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Prolonged truce needed for Mariupol evacuations: Ukraine’s president

Civilians including women and children are still trapped inside Ukraine’s besieged city of Mariupol and a prolonged ceasefire is needed to ensure their evacuation as Russia presses its assault, Ukrainian President Volodymyr Zelenskyy said on Thursday.

fter failing to capture the capital Kyiv in the early weeks of a war that has killed thousands and flattened cities, Russia has accelerated attacks on Ukraine’s east and south, where the Azov Sea port of Mariupol is among its main targets.

Russia declared victory over Mariupol on April 21 after weeks of siege and shelling. The city is key to Moscow’s efforts to cut Ukraine off from the Black Sea – vital for grain and metals exports – and link Russian-controlled territory.

The United Nations and Red Cross evacuated hundreds of people from Mariupol and other areas this week. But some 200 civilians, as well as Ukrainian fighters, are still holed up in a network of underground bunkers in Mariupol’s Azovstal steel plant, Ukrainian officials say.

Russia vowed to pause military activity at Azovstal during Thursday daytime and the following two days to allow civilians to get out. In an early morning address, Mr Zelenskyy said Ukraine stood ready to ensure a ceasefire in Mariupol.

“It will take time simply to lift people out of those basements, out of those underground shelters. In the present conditions, we can not use heavy equipment to clear the rubble away. It all has to be done by hand,” Mr Zelenskyy said.

Ukrainian fighters inside Azovstal are fighting “difficult, bloody battles” against Russian troops, Denis Prokopenko, a commander with Ukraine’s Azov regiment, said late on Wednesday. A Ukrainian parliamentarian said Russian forces were inside the plant.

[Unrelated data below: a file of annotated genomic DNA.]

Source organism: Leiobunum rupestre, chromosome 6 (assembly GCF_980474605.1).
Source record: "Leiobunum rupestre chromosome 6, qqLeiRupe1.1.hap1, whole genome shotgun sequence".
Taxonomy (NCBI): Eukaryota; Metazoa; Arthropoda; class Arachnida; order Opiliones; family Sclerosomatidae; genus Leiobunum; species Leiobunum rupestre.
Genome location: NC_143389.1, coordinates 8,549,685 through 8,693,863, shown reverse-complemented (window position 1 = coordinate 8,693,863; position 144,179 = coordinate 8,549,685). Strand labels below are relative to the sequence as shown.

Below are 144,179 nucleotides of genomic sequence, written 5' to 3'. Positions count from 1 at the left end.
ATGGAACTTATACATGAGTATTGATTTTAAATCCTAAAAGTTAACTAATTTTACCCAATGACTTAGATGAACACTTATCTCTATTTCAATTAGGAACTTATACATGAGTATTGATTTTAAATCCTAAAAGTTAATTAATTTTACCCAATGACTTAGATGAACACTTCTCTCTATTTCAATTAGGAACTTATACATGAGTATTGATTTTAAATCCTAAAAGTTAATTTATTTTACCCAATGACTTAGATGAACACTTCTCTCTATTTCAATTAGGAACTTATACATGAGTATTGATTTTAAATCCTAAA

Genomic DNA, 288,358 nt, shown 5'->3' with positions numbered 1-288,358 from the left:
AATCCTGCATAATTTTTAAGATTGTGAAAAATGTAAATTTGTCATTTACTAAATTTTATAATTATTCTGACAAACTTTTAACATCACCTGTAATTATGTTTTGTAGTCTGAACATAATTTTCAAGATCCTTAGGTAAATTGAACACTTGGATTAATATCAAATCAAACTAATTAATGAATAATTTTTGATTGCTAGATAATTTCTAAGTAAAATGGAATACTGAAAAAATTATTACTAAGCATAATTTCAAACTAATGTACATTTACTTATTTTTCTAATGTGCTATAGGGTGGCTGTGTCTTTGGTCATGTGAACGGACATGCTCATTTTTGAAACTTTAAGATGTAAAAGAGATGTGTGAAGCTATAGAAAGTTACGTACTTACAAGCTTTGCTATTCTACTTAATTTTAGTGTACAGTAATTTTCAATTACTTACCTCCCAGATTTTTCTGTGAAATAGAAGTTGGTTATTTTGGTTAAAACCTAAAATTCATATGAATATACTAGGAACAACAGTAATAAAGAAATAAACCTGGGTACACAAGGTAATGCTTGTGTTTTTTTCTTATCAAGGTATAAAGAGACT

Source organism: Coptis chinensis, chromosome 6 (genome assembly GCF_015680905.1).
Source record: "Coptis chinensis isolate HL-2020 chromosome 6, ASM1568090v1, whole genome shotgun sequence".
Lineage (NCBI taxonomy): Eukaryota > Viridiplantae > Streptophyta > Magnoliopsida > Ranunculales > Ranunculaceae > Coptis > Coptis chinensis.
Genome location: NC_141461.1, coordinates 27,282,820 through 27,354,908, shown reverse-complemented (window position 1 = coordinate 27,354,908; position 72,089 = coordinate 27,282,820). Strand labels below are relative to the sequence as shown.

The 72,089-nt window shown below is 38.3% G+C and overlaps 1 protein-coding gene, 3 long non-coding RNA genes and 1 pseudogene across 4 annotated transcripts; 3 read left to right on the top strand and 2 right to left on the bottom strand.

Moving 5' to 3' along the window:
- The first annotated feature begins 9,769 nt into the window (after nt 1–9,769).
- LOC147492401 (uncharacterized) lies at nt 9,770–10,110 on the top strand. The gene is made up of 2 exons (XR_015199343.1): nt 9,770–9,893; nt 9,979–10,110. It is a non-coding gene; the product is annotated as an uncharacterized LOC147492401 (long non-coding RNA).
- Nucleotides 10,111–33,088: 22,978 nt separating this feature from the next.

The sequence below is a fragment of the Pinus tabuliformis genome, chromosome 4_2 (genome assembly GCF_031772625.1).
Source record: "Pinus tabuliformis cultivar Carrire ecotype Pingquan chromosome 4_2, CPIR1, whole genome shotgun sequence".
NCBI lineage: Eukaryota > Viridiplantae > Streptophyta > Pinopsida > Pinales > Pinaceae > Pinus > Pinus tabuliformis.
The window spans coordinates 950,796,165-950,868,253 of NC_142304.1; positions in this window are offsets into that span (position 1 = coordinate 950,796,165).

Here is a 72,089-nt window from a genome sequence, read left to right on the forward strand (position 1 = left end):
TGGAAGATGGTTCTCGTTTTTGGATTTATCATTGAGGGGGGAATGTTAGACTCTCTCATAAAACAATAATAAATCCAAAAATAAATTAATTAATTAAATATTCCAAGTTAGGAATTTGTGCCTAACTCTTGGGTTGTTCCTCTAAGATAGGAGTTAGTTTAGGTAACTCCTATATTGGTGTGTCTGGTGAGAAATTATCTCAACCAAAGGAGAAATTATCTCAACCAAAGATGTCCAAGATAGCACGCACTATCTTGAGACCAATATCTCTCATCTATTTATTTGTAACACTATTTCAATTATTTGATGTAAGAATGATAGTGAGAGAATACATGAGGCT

Over 300 civilians were evacuated on Wednesday from Mariupol and other areas in southern Ukraine as part of a joint UN-Red Cross operation, UN humanitarian coordinator for Ukraine Osnat Lubrani said.

“While this second evacuation of civilians from areas in Mariupol and beyond is significant, much more must be done to make sure all civilians caught up in fighting can leave, in the direction they wish,” Ms Lubrani said.

It was not clear if further UN evacuations were planned. Tetyana Trotsak, a Ukrainian evacuee who was among dozens who reached a Ukraine-controlled town this week, voiced fear for those still trapped inside the steel plant.

“God forbid more shells hit near the bunkers where the civilians are,” Ms Trotsak said.

Russia launched its invasion on February 24, describing it as a “special military operation” to disarm Ukraine and defend its Russian-speaking population from fascists.

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